My dad has always loved family history. For as long as I can remember, he would tell me stories about my ancestors. Where they lived, what they did, how they showed their faithfulness to God. He made names like John Borrowman and Austin Hammer come alive and become real heroes for me. Their courage in the face of adversity has inspired me in times of trouble. But they also help to give me an identity, a legacy of faith to pass on to my own children.
But learning about family history is not just about discovering the past. It’s also about binding the generations together. President James E. Faust explained:
Searching for our kindred dead isn’t just a hobby. It is a fundamental responsibility for all members of the Church. We believe that life continues after death and that all will be resurrected. We believe that families may continue in the next life if they have kept the special covenants made in one of the sacred temples under the authority of God. We believe that our deceased ancestors can also be eternally united with their families when we make covenants in their behalf in the temples. Our deceased forebears may accept these covenants, if they choose to do so, in the spirit world.
The great vicarious work for our kindred dead in our temples demonstrates both the justice and the fairness of the gospel of Jesus Christ. The Prophet Joseph Smith explained the terrible dilemma which would face God’s children without temple work for our dead. Said he: “One dies and is buried, having never heard the Gospel of reconciliation; to the other the message of salvation is sent, he hears and embraces it, and is made the heir of eternal life. Shall the one become the partaker of glory and the other be consigned to hopeless perdition? Is there no chance for his escape?” Fortunately our ancestors will have the opportunity to receive and accept the saving ordinances as we identify them and complete these sacred ordinances for them by proxy. We do for them what they cannot do for themselves. It is a very satisfying experience.
My dad didn’t stop with those who joined The Church of Jesus Christ. He has researched our family lines back centuries—through the Revolutionary War in America and beyond to the clans of Scotland and the Norse Vikings. His love of family history helped create my own love of family history. President Faust said:
Some who are interested in family history try to enhance their own image by linking up with prominent people. In my own experience it has been quite different. I have been fascinated by learning of some of the unknown, ordinary people whose records tell of heroic lives.
I agree. Brigham Young University has a site called Relative Finder that links to the LDS Family Search site. Together, they tell you to which famous people you are related and how you are related to them. I am related—distantly—to some prominent names. But my favorite ancestor on Relative Finder is John Borrowman, who is my fourth great-grandfather. He may not be famous to the world, but he was famously popular with my dad—who made him famously popular with me.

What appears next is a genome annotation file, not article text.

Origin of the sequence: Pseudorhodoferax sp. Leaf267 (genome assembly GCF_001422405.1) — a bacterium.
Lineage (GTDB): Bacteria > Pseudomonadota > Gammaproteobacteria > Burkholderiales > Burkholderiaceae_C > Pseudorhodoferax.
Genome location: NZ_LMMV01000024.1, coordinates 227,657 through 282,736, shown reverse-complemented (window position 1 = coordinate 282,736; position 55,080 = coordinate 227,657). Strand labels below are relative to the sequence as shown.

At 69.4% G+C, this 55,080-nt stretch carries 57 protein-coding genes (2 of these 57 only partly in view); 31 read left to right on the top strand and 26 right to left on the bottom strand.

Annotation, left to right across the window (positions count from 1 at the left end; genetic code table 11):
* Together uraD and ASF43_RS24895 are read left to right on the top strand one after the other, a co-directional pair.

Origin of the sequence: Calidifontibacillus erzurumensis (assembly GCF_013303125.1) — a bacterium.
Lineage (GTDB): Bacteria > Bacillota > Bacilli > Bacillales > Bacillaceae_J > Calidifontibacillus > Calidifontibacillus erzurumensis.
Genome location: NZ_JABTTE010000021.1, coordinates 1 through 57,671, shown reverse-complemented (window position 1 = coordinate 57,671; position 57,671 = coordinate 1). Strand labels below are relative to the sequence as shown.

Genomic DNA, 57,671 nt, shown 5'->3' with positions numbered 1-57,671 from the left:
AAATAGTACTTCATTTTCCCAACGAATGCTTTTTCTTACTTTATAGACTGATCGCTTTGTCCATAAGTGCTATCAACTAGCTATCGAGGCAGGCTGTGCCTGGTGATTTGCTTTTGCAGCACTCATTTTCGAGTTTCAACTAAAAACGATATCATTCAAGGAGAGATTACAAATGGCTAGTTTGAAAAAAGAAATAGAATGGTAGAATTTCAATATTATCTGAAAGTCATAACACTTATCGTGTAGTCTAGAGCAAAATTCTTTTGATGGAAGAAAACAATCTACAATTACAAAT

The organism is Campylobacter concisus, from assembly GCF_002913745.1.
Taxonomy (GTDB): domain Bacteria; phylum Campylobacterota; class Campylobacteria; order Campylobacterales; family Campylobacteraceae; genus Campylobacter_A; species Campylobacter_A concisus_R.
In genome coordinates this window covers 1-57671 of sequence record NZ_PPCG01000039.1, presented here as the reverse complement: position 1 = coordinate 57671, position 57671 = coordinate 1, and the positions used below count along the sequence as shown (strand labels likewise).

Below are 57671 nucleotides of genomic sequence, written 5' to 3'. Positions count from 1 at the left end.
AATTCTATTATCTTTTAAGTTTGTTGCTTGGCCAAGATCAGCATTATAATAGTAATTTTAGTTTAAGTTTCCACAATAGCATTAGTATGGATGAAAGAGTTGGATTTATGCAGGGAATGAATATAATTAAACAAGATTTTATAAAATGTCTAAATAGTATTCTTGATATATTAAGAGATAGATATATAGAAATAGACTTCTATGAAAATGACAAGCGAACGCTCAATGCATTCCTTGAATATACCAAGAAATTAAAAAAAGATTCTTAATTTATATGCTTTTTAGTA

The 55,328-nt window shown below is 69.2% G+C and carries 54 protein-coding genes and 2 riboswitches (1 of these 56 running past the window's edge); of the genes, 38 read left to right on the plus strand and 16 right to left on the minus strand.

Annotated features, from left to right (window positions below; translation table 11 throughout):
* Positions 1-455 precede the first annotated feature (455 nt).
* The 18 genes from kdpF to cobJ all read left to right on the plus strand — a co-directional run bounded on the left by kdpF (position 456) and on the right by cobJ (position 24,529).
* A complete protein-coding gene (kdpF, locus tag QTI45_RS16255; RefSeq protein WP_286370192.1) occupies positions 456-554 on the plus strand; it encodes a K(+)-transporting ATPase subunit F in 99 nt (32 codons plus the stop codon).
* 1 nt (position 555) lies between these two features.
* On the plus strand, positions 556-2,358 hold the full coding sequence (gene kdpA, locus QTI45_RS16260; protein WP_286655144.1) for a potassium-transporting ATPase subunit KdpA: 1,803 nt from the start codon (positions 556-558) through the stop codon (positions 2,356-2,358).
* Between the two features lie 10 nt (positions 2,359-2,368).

Fathers Are Special
My dad taught me that fathers are special— because he is special to me. He taught me that there is nothing like the bond between a father and his daughter (or daughters). My dad had 6 girls, and each of us would swear that we are my dad’s favorite. President Benson said:
One great thing the Lord requires of each of us is to provide a home where a happy, positive influence for good exists. In future years the costliness of home furnishings or the number of bathrooms will not matter much, but what will matter significantly is whether our children felt love and acceptance in the home. It will greatly matter whether there was happiness and laughter, or bickering and contention.
I am convinced that before a child can be influenced for good by his or her parents, there must be a demonstration of respect and love.
President Joseph F. Smith said: “Fathers, if you wish your children to be taught in the principles of the gospel, … if you wish them to be obedient to and united with you, love them! and prove to them that you do love them by your every word or act to them.” (Liahona, The Elders’ Journal, 17 Oct. 1911, pp. 260–61.)
My father showed that he loved each one of his children through his words and his actions. By his example and through his teachings, I learned the faith of my ancestors, a love for learning and the scriptures, the importance of family. He was—and still is—an example of the believers for his children and grandchildren. He and my mother illustrate for me the truth of what Elder L. Tom Perry said:
The most powerful teaching a child will ever receive will come from concerned and righteous fathers and mothers.
The lessons are the most powerful because they last the longest. The truths I learned from the faith of my father continue as I teach my own children. I am grateful to my dad taking the time to pass on his legacy of faith.